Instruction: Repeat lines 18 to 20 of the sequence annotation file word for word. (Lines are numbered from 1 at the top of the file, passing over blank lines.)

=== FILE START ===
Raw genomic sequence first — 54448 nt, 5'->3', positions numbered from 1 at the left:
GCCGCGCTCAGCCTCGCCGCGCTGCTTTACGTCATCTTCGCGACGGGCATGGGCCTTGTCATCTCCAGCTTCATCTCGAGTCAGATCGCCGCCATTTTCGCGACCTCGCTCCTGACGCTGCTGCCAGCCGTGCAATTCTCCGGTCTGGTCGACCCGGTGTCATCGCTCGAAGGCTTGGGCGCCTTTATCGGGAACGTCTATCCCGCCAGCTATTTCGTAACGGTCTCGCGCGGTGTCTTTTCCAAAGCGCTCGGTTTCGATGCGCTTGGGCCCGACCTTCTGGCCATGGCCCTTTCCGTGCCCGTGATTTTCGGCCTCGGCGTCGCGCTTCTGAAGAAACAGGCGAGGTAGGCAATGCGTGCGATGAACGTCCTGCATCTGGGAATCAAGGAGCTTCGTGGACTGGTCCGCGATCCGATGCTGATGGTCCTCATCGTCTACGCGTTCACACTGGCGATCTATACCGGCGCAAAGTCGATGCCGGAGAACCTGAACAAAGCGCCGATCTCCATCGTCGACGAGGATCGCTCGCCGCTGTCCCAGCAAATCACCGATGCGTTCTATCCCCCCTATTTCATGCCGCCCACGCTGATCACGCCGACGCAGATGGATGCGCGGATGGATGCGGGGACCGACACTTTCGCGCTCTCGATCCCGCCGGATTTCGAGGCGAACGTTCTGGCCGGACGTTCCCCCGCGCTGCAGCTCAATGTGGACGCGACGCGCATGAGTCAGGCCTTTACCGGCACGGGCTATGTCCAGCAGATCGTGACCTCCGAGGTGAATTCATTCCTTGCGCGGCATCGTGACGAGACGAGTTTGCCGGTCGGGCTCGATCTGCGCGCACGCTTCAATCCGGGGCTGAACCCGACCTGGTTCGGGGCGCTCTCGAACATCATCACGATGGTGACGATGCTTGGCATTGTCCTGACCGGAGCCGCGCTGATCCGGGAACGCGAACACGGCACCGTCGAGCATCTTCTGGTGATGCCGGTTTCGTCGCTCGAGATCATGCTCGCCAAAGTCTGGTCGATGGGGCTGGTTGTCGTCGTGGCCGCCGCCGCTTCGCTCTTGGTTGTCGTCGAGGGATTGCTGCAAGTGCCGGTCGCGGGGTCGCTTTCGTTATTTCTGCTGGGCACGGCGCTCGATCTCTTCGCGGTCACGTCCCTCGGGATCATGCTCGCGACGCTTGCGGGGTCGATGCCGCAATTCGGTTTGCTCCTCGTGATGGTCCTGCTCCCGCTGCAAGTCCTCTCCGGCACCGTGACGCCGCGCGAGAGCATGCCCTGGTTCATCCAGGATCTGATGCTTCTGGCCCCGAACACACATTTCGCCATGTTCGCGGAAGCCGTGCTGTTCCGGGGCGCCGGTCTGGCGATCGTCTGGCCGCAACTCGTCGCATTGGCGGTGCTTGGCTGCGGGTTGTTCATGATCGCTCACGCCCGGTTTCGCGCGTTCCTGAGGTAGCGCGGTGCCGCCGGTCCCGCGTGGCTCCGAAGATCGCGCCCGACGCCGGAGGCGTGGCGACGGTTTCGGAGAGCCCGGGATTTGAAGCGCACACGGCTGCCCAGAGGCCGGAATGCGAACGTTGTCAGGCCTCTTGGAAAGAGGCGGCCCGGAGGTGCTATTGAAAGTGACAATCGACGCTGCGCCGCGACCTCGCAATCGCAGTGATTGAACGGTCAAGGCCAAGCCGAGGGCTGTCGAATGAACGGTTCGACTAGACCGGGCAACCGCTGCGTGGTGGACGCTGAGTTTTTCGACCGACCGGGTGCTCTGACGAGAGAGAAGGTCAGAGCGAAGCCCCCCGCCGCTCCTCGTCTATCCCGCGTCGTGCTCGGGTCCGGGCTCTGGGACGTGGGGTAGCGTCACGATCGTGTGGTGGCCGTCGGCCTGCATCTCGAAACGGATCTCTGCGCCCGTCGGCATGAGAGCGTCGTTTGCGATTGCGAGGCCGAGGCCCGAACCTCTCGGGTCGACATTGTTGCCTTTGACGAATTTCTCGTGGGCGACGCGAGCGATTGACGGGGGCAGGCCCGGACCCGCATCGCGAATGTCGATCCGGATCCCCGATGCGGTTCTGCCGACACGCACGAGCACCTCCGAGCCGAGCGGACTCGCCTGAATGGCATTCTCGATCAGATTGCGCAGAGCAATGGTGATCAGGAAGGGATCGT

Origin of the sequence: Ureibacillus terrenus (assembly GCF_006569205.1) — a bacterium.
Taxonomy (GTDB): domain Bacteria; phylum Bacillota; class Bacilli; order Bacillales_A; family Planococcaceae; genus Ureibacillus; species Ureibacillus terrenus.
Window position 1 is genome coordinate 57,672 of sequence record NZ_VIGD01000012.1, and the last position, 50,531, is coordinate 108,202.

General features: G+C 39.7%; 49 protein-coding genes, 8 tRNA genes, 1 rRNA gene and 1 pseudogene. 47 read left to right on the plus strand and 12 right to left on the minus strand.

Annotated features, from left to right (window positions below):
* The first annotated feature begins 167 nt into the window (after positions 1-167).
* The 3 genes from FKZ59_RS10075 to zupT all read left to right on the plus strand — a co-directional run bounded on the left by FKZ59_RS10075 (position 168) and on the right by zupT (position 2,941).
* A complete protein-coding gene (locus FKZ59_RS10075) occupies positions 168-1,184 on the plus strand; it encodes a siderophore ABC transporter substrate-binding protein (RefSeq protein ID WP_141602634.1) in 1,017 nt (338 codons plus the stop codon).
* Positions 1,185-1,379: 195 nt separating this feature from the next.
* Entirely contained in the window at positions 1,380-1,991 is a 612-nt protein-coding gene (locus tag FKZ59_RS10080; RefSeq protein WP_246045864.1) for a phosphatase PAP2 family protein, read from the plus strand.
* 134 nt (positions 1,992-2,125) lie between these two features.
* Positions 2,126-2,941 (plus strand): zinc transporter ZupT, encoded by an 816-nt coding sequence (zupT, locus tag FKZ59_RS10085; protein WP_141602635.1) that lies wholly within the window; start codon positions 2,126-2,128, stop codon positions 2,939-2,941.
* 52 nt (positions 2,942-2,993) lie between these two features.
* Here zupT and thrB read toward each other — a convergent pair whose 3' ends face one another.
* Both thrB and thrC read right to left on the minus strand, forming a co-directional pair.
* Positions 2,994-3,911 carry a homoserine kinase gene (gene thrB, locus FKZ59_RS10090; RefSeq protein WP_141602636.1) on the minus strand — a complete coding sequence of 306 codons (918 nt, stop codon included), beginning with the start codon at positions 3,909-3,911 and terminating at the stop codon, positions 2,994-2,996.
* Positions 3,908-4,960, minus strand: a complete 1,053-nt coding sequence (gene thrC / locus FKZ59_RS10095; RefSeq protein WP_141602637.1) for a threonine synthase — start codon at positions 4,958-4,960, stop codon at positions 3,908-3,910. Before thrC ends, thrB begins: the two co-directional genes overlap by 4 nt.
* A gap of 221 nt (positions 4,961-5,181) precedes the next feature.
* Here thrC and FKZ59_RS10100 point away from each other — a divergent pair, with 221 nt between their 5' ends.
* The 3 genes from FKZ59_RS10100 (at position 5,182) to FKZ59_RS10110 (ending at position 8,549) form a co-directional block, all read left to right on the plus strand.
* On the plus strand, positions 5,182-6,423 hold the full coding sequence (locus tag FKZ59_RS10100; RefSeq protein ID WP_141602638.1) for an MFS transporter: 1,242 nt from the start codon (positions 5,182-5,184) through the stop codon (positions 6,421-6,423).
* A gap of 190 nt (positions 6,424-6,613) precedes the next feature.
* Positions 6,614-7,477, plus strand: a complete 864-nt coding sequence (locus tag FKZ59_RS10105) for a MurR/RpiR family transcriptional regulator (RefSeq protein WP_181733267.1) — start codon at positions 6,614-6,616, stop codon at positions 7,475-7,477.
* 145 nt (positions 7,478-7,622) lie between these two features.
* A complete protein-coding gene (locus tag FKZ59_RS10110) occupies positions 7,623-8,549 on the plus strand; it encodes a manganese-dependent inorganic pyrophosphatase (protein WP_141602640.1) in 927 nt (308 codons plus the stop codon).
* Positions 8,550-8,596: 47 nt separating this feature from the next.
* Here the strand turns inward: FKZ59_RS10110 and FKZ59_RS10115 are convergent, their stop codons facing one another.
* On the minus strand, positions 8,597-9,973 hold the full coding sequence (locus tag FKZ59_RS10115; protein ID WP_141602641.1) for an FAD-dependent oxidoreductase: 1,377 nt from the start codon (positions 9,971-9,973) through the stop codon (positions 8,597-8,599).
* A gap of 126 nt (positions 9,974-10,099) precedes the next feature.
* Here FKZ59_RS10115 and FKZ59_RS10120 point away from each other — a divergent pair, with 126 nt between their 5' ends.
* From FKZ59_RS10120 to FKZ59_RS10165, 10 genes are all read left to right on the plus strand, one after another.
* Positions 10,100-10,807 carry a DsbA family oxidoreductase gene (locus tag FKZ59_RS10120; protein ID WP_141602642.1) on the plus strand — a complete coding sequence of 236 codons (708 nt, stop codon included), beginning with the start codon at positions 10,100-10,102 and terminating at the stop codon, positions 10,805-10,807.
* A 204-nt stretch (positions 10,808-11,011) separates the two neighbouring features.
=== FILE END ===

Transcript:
* Positions 2,994-3,911 carry a homoserine kinase gene (gene thrB, locus FKZ59_RS10090; RefSeq protein WP_141602636.1) on the minus strand — a complete coding sequence of 306 codons (918 nt, stop codon included), beginning with the start codon at positions 3,909-3,911 and terminating at the stop codon, positions 2,994-2,996.
* Positions 3,908-4,960, minus strand: a complete 1,053-nt coding sequence (gene thrC / locus FKZ59_RS10095; RefSeq protein WP_141602637.1) for a threonine synthase — start codon at positions 4,958-4,960, stop codon at positions 3,908-3,910. Before thrC ends, thrB begins: the two co-directional genes overlap by 4 nt.
* A gap of 221 nt (positions 4,961-5,181) precedes the next feature.